Finance Colombia: There are also now some wines produced in Colombia. Why is Colombia not a wine producer like other countries in South America, like Argentina and Chile? What are the limitations that Colombia has in that respect?
Hector Bernal Rozo: Well, the truth is that to produce wine, the absolutely necessary condition is to have four seasons — and four very-well-defined seasons. This is for the production of a good wine. Colombia has been developing some plans, or pilot projects, where some wine sellers — between Santa Fe (tourism friendly wineries with on-site hotels such as Viña Sicilia and Portón del Sol) and Olaya in Antioquia — have been making some tests. They have been producing some interesting wines, some drinkable wines, some wines pleasing to the palate.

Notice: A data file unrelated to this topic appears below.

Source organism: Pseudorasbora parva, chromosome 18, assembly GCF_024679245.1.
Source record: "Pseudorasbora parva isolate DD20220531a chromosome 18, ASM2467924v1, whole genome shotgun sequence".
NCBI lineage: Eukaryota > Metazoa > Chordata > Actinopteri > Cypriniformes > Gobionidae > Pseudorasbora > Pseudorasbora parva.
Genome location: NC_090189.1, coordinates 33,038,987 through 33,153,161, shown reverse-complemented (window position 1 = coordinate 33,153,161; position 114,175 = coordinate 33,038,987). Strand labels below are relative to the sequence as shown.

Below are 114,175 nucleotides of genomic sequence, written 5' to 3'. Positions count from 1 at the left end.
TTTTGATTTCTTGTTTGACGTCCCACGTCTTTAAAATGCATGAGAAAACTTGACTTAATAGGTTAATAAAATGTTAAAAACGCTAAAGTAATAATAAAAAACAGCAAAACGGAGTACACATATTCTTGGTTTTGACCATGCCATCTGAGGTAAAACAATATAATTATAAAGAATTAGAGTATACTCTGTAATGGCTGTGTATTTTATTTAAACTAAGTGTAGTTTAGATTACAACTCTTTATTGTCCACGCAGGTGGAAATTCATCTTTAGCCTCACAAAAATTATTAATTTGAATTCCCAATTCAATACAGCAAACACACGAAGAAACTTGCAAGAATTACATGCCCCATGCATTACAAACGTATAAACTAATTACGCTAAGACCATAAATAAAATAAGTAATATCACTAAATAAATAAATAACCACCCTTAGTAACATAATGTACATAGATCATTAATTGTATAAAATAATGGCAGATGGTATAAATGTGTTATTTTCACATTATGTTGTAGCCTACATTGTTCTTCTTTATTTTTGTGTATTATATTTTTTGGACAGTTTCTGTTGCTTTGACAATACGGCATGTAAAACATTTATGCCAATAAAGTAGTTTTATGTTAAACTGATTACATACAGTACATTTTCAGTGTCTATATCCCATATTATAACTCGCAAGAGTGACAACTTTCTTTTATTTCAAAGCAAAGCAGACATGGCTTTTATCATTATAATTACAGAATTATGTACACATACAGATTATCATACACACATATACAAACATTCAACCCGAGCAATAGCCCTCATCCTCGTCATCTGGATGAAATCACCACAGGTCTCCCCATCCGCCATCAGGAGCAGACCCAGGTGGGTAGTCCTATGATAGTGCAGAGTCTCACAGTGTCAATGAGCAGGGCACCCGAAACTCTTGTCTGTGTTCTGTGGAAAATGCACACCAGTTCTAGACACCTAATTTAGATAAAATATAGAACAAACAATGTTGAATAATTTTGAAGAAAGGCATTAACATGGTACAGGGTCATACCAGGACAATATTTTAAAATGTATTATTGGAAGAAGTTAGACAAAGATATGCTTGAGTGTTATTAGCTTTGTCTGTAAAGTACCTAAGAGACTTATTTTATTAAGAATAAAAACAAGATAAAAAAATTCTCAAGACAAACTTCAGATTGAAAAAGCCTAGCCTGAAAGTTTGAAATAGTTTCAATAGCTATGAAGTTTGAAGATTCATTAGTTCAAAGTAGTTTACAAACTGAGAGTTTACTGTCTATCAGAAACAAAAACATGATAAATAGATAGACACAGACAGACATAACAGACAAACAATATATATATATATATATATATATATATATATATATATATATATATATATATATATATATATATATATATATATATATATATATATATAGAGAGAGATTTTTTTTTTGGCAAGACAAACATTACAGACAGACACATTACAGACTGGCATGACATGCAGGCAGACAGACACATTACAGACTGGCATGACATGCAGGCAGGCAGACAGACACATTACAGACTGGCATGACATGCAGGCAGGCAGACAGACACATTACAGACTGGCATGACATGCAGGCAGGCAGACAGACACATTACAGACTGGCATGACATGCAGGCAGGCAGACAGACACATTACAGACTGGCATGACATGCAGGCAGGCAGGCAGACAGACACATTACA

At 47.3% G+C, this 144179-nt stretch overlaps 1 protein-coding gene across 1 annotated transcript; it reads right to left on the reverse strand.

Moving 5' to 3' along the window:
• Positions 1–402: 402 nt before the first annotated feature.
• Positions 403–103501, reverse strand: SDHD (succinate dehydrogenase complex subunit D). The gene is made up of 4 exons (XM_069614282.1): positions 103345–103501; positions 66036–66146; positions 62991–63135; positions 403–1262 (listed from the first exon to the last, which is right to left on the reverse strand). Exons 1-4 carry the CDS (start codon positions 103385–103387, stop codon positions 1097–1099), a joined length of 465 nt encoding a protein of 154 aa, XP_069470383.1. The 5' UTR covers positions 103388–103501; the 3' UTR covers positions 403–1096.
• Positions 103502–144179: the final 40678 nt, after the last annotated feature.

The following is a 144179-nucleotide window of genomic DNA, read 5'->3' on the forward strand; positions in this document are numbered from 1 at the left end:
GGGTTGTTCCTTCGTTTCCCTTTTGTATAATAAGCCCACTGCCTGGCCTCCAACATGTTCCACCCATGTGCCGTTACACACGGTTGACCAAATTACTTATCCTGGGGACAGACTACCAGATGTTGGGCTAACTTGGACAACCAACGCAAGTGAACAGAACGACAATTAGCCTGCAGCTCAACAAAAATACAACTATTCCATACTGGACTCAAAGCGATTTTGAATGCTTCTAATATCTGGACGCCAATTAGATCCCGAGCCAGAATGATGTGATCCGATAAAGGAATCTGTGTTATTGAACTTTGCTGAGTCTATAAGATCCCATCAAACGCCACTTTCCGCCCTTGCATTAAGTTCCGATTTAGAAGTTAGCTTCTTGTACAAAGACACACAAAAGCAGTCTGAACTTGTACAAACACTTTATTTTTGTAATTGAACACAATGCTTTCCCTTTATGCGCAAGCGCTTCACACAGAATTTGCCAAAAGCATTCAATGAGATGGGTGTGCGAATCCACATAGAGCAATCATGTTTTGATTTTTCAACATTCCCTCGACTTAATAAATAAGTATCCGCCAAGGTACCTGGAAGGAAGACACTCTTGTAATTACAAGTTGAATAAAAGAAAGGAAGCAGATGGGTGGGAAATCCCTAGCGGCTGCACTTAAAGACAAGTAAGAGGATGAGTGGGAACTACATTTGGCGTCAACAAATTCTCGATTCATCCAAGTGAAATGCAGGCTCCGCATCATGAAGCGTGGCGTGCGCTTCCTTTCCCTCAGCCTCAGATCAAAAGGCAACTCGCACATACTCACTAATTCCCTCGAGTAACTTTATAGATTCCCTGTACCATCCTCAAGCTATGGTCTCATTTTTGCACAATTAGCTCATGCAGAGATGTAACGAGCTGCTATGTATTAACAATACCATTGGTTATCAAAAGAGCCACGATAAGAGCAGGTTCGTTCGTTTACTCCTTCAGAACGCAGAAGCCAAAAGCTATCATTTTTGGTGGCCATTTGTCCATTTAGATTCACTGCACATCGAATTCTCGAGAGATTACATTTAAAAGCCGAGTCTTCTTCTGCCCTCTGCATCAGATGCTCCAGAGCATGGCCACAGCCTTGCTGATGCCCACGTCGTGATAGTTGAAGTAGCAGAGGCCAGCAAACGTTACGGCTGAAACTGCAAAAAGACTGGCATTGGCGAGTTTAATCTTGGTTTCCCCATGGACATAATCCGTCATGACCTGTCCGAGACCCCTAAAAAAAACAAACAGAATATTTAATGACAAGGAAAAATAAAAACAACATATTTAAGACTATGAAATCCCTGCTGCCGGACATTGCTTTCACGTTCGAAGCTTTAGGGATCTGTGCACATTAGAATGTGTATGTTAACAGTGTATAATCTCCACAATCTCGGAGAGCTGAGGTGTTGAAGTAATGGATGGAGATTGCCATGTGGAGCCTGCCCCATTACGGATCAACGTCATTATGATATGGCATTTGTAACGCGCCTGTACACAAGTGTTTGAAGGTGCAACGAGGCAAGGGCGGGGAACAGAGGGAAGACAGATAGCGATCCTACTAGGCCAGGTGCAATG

But since we don’t have four seasons for the vegetative cycle of the vine — which are short vegetative cycles — we don’t really have the conditions. That’s really what happens. We don’t have the conditions of climate and soil in this country that are needed to produce a good wine.
Finance Colombia: We’re talking here in Manizales, and I’m surprised — it’s not that I was expecting it to be bad — but surprised by the quality of the restaurants here. Manizales is known as a second-level city here in Colombia. Not as big as Cali, Medellín, Bogotá, or Barranquilla. How is the growth of wine production going in areas like Manizales, Pereira, Bucaramanga? And in all of Colombia?